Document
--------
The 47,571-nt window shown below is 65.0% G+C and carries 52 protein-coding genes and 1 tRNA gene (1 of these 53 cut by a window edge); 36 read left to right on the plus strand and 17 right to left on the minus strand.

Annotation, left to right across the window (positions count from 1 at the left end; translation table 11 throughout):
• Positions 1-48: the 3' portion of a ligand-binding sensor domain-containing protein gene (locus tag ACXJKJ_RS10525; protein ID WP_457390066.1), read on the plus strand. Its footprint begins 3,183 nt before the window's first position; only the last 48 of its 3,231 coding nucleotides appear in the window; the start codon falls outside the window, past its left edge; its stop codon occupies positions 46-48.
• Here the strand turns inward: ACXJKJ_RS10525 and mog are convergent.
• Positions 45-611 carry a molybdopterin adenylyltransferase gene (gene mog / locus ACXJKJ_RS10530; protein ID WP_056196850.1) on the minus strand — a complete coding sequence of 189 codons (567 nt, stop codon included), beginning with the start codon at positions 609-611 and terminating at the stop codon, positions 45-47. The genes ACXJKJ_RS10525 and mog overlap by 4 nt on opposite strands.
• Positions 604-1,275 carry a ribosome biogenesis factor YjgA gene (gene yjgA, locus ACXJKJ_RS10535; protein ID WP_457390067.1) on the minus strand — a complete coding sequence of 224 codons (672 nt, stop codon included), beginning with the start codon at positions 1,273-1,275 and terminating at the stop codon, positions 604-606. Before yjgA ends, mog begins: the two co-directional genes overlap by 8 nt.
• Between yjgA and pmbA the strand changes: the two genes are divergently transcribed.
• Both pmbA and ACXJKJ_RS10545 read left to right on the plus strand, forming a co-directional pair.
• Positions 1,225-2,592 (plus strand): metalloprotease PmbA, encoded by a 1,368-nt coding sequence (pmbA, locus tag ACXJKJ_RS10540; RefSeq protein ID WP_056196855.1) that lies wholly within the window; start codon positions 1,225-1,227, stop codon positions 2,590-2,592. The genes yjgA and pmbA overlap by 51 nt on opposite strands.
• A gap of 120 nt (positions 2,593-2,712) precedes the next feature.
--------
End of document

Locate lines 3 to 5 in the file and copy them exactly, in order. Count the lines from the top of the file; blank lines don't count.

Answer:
• Positions 1-48: the 3' portion of a ligand-binding sensor domain-containing protein gene (locus tag ACXJKJ_RS10525; protein ID WP_457390066.1), read on the plus strand. Its footprint begins 3,183 nt before the window's first position; only the last 48 of its 3,231 coding nucleotides appear in the window; the start codon falls outside the window, past its left edge; its stop codon occupies positions 46-48.
• Here the strand turns inward: ACXJKJ_RS10525 and mog are convergent.
• Positions 45-611 carry a molybdopterin adenylyltransferase gene (gene mog / locus ACXJKJ_RS10530; protein ID WP_056196850.1) on the minus strand — a complete coding sequence of 189 codons (567 nt, stop codon included), beginning with the start codon at positions 609-611 and terminating at the stop codon, positions 45-47. The genes ACXJKJ_RS10525 and mog overlap by 4 nt on opposite strands.